Arisekola: “Half of Ibadan Mistaken for a Single Person”

AbdulAzeez Arisekola-Alao

AbdulAzeez Arisekola-Alao

AbdulAzeez Arisekola-Alao

By Adeolu Akande

Alhaji Abdul Azeez Arisekola Alao would have been 72 years old today. All roads would have led to his palatial residence at Oluwo Nla for the big event. But he died almost three years ago. In the words of that Yoruba wordsmith, Alhaji Odolaye Aremu, Arisekola was “Idameji Ibadan ti won pe lenikan” (Arisekola was “half of Ibadan mistaken for a single person”).

My consciousness of the man Arisekola dates back to the mid-70s, when he was a regular feature in the long playing records of the reigning musicians of that era – Chief Ebenezer Obey, King Sunny Ade, Alhaji Sikiru Ayinde Barrister and Alhaji Odulaye Aremu, to mention a few. The trio of Alhaji Arisekola Alao, Chief Akanni Aluko and Chief Adeseun Ogundoyin dominated the social scene like the roaring lions dominated the jungle.

That was before he exited the social circuit for the Islamic world. Aare Arisekola became the Aare Musulumi of Yorubaland in 1980 and devoted the vigour and energy with which he dominated the social scene as the celebrated Oyinbo oni Datsun to the service of Islam.

Only few men in these parts had “romanticised” wealth like the way Arisekola did. The very few men in this privileged tribe included Chief M.K.O Abiola and much earlier, Candido Joao DaRocha of Ilesa, whose name became a synonym for wealth.

I met him for the first time about 1992. My celebrated and heavily decorated editor at the Sunday Tribune, Folu Olamiti took two of his reporters, Wale Adebanwi, now the Rhodes professor of Race Studies at the prestigious Oxford University, United Kingdom and myself on a visit to the Aare. He had reportedly requested to meet these two reporters whose stories had become permanent features on the front pages of Sunday Tribune. It was at his house on the exclusive Rotimi Williams Street in Bodija, Ibadan. It looked uncompleted from the outside, but the interior was classic luxury.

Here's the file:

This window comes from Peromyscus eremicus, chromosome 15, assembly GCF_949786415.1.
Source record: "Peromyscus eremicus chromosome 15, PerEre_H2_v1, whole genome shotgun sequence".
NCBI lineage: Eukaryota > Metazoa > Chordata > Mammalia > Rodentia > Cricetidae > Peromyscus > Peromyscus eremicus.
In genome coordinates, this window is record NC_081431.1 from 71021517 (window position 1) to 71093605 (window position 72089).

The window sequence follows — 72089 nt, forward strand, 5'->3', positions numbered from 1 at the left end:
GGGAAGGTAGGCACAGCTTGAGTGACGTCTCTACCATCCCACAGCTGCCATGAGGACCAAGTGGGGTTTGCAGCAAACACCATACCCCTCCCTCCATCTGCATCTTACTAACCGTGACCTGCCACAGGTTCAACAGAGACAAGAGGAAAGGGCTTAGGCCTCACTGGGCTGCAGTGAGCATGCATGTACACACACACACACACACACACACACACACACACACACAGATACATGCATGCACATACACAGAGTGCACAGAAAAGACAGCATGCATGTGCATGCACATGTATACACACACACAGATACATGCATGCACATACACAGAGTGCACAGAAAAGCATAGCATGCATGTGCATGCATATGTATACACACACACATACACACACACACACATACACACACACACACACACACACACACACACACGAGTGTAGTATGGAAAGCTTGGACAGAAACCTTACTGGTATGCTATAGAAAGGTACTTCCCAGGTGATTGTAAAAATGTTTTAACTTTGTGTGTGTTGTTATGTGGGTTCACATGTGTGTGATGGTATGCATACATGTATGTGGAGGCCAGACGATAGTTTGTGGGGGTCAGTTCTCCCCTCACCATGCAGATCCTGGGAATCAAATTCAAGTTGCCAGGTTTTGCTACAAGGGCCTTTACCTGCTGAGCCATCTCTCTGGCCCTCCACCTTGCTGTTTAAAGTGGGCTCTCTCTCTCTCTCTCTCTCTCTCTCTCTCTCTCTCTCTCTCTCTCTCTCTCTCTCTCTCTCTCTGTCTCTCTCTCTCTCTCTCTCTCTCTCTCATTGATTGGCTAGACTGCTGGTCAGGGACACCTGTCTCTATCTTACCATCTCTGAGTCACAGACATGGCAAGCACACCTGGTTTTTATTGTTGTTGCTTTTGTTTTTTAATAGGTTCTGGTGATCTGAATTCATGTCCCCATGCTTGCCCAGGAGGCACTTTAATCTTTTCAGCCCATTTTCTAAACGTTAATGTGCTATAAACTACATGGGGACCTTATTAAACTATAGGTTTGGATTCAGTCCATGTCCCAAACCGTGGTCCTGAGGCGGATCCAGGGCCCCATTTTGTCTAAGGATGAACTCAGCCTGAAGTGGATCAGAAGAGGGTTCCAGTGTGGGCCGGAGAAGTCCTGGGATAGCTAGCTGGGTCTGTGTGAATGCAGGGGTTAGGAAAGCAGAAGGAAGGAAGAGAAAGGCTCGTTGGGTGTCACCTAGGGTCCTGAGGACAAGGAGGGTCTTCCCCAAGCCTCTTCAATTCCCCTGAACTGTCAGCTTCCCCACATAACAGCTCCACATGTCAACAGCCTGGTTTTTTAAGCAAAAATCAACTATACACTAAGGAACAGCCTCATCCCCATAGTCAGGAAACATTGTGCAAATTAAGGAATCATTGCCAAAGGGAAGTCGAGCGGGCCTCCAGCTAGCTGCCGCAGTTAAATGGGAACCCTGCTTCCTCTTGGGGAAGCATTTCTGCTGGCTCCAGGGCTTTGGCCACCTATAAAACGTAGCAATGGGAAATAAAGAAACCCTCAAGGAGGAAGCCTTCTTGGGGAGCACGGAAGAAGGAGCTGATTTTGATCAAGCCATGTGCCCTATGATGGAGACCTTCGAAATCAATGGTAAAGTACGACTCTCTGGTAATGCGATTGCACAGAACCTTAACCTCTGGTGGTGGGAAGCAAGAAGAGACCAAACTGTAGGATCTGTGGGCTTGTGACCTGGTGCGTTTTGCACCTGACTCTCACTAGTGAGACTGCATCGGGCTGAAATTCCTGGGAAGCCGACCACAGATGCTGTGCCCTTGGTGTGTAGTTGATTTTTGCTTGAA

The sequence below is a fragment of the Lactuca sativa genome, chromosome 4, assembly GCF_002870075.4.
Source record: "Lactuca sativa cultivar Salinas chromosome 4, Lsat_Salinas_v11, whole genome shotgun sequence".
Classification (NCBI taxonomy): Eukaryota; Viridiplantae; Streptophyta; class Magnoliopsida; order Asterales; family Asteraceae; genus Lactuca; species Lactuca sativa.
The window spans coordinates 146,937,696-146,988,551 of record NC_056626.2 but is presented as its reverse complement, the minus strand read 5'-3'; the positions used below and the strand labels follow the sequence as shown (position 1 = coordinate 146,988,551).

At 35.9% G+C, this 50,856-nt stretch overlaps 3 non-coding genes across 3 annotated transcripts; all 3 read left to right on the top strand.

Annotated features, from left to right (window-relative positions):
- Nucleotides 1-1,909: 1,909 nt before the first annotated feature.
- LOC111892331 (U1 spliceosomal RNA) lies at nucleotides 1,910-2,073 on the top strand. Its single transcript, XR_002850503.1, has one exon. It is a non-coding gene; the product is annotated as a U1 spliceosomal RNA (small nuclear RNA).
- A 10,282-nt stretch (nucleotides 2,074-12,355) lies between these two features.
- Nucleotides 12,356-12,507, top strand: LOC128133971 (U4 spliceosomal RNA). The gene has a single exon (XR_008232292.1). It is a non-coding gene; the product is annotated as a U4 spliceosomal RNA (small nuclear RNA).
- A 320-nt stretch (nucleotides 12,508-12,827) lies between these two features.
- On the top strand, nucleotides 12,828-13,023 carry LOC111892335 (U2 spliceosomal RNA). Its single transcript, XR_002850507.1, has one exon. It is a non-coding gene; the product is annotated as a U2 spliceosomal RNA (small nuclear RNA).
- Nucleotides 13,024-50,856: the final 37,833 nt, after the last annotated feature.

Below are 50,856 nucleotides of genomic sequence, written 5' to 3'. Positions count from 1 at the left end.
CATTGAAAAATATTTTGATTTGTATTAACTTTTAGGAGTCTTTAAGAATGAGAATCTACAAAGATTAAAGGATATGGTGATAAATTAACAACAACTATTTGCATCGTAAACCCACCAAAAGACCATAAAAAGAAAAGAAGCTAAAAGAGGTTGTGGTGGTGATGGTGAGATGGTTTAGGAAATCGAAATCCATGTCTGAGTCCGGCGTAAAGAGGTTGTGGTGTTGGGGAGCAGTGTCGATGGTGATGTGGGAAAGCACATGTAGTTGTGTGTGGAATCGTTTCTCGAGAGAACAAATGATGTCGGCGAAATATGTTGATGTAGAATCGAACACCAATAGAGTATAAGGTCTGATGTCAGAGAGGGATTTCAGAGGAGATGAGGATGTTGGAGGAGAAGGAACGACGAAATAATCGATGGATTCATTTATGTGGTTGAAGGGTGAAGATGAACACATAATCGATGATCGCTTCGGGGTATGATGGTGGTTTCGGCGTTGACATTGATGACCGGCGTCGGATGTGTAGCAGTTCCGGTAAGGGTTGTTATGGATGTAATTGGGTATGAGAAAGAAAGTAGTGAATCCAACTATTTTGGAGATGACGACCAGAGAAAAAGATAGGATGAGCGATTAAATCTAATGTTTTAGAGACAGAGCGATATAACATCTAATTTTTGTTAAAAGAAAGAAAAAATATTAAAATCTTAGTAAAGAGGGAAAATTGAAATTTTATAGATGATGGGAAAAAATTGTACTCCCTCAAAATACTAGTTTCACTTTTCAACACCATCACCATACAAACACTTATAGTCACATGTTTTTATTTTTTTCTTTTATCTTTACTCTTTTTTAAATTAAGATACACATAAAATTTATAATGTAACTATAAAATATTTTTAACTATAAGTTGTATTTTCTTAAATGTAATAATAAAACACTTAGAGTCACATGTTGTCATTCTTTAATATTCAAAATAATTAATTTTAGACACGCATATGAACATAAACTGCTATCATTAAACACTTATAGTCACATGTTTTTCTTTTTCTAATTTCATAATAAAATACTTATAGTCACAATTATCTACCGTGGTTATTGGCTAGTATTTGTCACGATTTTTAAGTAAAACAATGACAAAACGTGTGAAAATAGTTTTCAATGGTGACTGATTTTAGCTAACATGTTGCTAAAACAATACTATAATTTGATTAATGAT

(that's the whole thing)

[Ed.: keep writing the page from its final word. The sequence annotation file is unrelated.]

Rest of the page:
“O ni temi”, he enthusiastically thumped our palms in turn to welcome us to his presence. Nothing prepared me for the experience. He was in a white T-shirt and white shorts. Very small in stature and very much younger than the man one imagined under the big turban and very expansive and heavily embroidered babanriga that was his trademark.

He was a very friendly and chatty man. He moved from one topic to another, emotionally expressing strong views on each one. I cannot recall the subjects of discussion that evening but I still recall how his face brightened up as he marshalled his arguments in Ibadan/Oyo dialect in the chat with our editor. There was no pretext. He took it upon himself to serve us drinks, moving from one person to the other.

In later encounters, I marvelled at the congruence of the Christian and Islamic faith in the residence of the Aare Musulumi. He was an Islamic leader but was actively involved in the determination of the leadership of many Christian groups and associations. He didn’t need to go in search of such role. They brought the role to his house. So was it with Islamic groups, student unions, labour groups, the traditional institutions, musicians, artists, artisans, etc.